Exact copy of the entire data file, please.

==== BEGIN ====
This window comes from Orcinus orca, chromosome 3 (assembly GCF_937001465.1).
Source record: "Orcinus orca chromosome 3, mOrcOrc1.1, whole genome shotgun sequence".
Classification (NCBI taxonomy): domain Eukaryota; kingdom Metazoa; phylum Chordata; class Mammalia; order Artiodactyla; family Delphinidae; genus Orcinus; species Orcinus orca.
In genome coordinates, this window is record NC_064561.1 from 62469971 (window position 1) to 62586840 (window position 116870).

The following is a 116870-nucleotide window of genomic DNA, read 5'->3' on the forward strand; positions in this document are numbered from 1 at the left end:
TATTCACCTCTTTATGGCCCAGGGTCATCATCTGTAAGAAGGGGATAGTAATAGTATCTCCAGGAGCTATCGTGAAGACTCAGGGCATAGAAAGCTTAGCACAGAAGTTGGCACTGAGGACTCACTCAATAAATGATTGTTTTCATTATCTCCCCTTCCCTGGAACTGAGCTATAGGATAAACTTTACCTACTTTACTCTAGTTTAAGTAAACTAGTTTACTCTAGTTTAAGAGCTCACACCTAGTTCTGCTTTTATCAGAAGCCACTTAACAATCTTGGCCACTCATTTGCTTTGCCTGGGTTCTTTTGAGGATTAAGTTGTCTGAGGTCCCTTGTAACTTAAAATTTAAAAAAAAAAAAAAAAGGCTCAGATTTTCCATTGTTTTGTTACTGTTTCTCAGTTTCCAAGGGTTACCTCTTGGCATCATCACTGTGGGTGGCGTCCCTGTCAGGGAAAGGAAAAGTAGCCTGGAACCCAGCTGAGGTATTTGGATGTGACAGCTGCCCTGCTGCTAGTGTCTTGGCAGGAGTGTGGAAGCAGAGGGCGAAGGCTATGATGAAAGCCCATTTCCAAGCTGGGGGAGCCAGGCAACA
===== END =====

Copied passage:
This window comes from Orcinus orca, chromosome 3 (assembly GCF_937001465.1).
Source record: "Orcinus orca chromosome 3, mOrcOrc1.1, whole genome shotgun sequence".
Classification (NCBI taxonomy): domain Eukaryota; kingdom Metazoa; phylum Chordata; class Mammalia; order Artiodactyla; family Delphinidae; genus Orcinus; species Orcinus orca.
In genome coordinates, this window is record NC_064561.1 from 62469971 (window position 1) to 62586840 (window position 116870).

The following is a 116870-nucleotide window of genomic DNA, read 5'->3' on the forward strand; positions in this document are numbered from 1 at the left end:
TATTCACCTCTTTATGGCCCAGGGTCATCATCTGTAAGAAGGGGATAGTAATAGTATCTCCAGGAGCTATCGTGAAGACTCAGGGCATAGAAAGCTTAGCACAGAAGTTGGCACTGAGGACTCACTCAATAAATGATTGTTTTCATTATCTCCCCTTCCCTGGAACTGAGCTATAGGATAAACTTTACCTACTTTACTCTAGTTTAAGTAAACTAGTTTACTCTAGTTTAAGAGCTCACACCTAGTTCTGCTTTTATCAGAAGCCACTTAACAATCTTGGCCACTCATTTGCTTTGCCTGGGTTCTTTTGAGGATTAAGTTGTCTGAGGTCCCTTGTAACTTAAAATTTAAAAAAAAAAAAAAAAGGCTCAGATTTTCCATTGTTTTGTTACTGTTTCTCAGTTTCCAAGGGTTACCTCTTGGCATCATCACTGTGGGTGGCGTCCCTGTCAGGGAAAGGAAAAGTAGCCTGGAACCCAGCTGAGGTATTTGGATGTGACAGCTGCCCTGCTGCTAGTGTCTTGGCAGGAGTGTGGAAGCAGAGGGCGAAGGCTATGATGAAAGCCCATTTCCAAGCTGGGGGAGCCAGGCAACA